Saturday, 11 July 2015 06:00

Top farmer questions relevance of shareholders council

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Corporate farmer Trevor Hamilton believes Fonterra farmers would be better served by a smaller group of people. Corporate farmer Trevor Hamilton believes Fonterra farmers would be better served by a smaller group of people.

One of the country’s largest family corporate dairy farmers has questioned the relevance of Fonterra shareholders council.

Trevor Hamilton, who has dairy farms in the North and South Island, says the council is weak and could easily be ‘nuked’. He told Dairy News it would be better replaced by a small group of commercially smart people who could seriously challenge the board. 

Hamilton says he can’t see how the 35-member shareholders’ council is adding any value.

Hamilton is also critical of Fonterra’s decision to bring in McKinsey and Co to review its structure.

“My view on McKinsey is if there are 15 people getting paid in excess of a million dollars each you’d think they could work out the strategy without bringing in another lot of consultants that will be another huge cost to Fonterra.”

But despite his criticism of Fonterra he says he, like others, wants the company to succeed.

“We don’t want to be overly critical about Fonterra at a time like this when the milk price is low, but we… have to ask, ‘why are a lot of the other companies leading with higher advances and leading next season with a higher milk price?’ ” 

For Hamilton, Fonterra’s communications in general is the big issue and he doubts the full story is always told and in a manner which presents the true picture.  He says Fonterra seems to have a calculator different from his.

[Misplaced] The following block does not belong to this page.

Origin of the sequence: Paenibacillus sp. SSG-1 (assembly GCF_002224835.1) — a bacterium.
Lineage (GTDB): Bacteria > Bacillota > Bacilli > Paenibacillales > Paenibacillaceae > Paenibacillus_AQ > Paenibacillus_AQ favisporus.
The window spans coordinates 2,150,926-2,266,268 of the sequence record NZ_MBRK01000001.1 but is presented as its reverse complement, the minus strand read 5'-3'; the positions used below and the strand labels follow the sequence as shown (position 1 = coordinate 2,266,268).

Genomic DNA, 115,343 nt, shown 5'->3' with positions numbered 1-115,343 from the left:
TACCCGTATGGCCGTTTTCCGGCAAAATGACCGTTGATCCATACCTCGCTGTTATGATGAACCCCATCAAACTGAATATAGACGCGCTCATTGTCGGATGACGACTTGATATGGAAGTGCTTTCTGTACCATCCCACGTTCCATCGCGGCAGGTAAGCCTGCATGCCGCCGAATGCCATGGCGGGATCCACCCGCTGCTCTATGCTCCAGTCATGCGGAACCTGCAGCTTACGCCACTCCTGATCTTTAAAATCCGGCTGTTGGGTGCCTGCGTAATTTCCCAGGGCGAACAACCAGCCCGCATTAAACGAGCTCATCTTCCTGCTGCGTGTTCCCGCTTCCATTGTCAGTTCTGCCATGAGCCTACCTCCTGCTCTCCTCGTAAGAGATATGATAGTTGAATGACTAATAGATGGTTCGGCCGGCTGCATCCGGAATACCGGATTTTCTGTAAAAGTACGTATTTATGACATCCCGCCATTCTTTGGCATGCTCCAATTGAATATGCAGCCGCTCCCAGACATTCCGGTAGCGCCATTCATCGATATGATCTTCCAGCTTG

“Their numbers are interesting and they will tell you one part of the story but not the whole story. The problem for me is I wonder if there is anything deeper going on within Fonterra. I can’t believe the level of advance for the milk price. They have they lost contact with the shareholder base and the need to get cash into farmers’ pockets.”

Hamilton says he doesn’t have enough information to comment on any of Fonterra’s offshore strategies and investments. But he says they clearly took a loss with their Darnum operation in Australia. 

“If Fonterra is going to invest in global companies, then unless those companies intrinsically produce a rate of return they will simply never pay a dividend. 

“We are reading in farming papers that not only Fonterra shareholders but also the investors have got brassed off with the return and the way the Fonterra share is down to its current value of about $4.60.”

Hamilton says there’s a lot of pressure on Fonterra to get the value added part of its business performing.

 

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